Karan Walker, who lived just a few doors down from the compound where Jaycee Lee Dugard lived in captivity for 18 years, allegedly confined by the Garridos, said she found encounters with Nancy Garrido disturbing.
Walker said Nancy had "erratic movements," from what she suspected was drug use, and also poor hygiene.
Walker said, apparently referring to one of Dugard's children, "The little girl was really pale for not being out in the sun."
Walker told CBS News, "It's just disturbing that all of the kids in the neighborhood playing around here and he on numerous occasions I've seen (Phillip) driving by the house."
Danielle Leblue, an acquaintance of Phillip Garrido said her son warned her of Phillip's behavior.
Leblue said, "(He said), 'Mom there is something kind of strange about him. I said, 'No baby, it's just that he has different beliefs than all of us. He said, 'No there's something strange about him.'"
Read more stories on the Dugard case on CBSNews.com:
Prior Victim "Horrified" Over Jaycee Story
Nancy Garrido Misses "Family," Lawyer Says
Witness: Jaycee's Kids Seemed Normal
Bone in Backyard: Is it Human?
Garrido Revealed Rape Fantasy in Testimony
Slideshow: Inside Jaycee Dugard's Terror Tent
The Garridos are both facing multiple charges, including kidnapping for sexual purposes and forcible rape.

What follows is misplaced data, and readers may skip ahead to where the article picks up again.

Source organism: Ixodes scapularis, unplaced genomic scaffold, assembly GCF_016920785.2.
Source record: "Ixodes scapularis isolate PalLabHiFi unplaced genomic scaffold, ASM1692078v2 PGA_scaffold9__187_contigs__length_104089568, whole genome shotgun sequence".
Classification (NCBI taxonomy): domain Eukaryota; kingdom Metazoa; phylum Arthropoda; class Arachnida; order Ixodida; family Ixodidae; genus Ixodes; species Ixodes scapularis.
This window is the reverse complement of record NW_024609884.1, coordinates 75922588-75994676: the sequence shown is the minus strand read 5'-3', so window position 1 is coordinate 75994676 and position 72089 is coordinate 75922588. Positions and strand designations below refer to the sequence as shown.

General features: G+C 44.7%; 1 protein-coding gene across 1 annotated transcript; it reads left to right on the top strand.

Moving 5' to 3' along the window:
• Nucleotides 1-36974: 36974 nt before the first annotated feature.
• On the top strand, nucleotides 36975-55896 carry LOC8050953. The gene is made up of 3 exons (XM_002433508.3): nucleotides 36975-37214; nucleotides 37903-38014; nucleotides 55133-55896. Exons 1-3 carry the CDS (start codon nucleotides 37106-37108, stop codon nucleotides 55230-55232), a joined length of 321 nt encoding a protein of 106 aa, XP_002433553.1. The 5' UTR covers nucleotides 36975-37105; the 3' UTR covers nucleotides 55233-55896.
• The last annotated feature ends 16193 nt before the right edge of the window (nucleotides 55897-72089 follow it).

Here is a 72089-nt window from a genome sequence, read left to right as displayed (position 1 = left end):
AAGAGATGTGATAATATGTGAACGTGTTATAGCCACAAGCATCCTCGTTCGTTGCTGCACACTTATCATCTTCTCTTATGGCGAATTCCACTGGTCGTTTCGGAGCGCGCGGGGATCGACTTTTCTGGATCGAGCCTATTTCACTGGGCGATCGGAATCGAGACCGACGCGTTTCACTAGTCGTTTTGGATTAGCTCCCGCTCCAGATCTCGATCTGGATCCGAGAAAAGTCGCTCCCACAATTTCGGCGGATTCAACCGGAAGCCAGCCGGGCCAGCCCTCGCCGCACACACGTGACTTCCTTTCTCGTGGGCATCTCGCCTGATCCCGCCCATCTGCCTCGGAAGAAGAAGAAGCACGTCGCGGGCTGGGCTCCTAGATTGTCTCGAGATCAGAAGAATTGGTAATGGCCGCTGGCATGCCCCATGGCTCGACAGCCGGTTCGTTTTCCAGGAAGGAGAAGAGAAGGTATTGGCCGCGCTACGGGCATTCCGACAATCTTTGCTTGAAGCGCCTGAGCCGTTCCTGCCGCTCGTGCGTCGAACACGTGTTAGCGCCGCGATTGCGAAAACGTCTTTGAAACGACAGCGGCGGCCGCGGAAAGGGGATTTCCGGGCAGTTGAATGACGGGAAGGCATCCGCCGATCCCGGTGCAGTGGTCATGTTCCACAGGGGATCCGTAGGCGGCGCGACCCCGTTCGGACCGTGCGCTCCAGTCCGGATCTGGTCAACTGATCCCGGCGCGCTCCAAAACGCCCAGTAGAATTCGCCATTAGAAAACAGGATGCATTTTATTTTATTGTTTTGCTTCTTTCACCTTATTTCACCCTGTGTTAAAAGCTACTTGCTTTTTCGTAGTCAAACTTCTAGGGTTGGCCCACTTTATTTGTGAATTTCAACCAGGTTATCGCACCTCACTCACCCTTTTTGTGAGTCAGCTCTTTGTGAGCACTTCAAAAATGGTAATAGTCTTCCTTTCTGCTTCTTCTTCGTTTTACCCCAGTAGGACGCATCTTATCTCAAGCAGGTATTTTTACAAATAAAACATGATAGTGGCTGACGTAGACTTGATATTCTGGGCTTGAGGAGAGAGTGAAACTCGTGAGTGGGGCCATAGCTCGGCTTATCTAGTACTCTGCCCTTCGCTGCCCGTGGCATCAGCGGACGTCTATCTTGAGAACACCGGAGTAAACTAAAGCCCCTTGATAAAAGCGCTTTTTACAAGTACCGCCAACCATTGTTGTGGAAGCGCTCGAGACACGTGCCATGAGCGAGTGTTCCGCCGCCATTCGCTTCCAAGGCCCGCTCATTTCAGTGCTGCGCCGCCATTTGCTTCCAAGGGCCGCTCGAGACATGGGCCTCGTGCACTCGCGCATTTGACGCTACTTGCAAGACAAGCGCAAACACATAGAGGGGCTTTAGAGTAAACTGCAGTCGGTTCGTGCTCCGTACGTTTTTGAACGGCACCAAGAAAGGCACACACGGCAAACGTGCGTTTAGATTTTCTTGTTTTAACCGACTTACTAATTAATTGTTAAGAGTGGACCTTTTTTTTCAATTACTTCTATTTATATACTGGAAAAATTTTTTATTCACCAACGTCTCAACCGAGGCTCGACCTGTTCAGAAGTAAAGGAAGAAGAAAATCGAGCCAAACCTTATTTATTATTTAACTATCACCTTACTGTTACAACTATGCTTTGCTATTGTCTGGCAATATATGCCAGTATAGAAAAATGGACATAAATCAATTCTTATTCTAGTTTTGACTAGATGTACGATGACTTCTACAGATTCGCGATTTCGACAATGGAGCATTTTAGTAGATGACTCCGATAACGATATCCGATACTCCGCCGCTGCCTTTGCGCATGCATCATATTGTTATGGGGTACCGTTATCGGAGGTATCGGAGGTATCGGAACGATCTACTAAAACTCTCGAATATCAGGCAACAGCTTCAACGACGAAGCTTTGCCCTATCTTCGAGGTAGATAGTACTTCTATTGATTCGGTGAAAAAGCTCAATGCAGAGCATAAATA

Walker said, "I'm glad he was caught when he was, but it should have happened sooner."
Walker shares a growing concern that the convicted rapist was released early, free to roam her neighborhood.
Phillip Garrido would be in prison right now, and through the year 2027, if he had served his full 50 year sentence for kidnapping and raping a woman in 1977. But Garrido was released on parole after serving only 11 years.
Peter Coleridge, a defense attorney, said, "They changed the law in 1987, and Mr. Garrido -- from the federal system -- certainly never would have gotten out."
Jonathan Simon, a law professor with the University of California Law School at Berkeley, explained parole rules were very different back in the 70s when Garrido was sentenced. There was a lot of wiggle room for early release. Guidelines became stricter in the '80s.
Coleridge added investigators assigned to regular home visits all missed opportunities to discover Garrido's hidden compound.
"Early Show" national correspondent Hattie Kauffman asked Coleridge, "If you were a parole officer, and if you are visiting a parolee and he's got this gigantic fence behind him don't you think that they would be curious?"
Coleridge said, "One would hope that they would be curious."
Because there are several unsolved murders in the surrounding area, Kauffman reported, police combed through the compound where Dugard and her daughters were held captive. She said, though they found a bone fragment and several other items that require forensic testing, police have so far found nothing that definitively ties the Garridos to any of those unsolved crimes.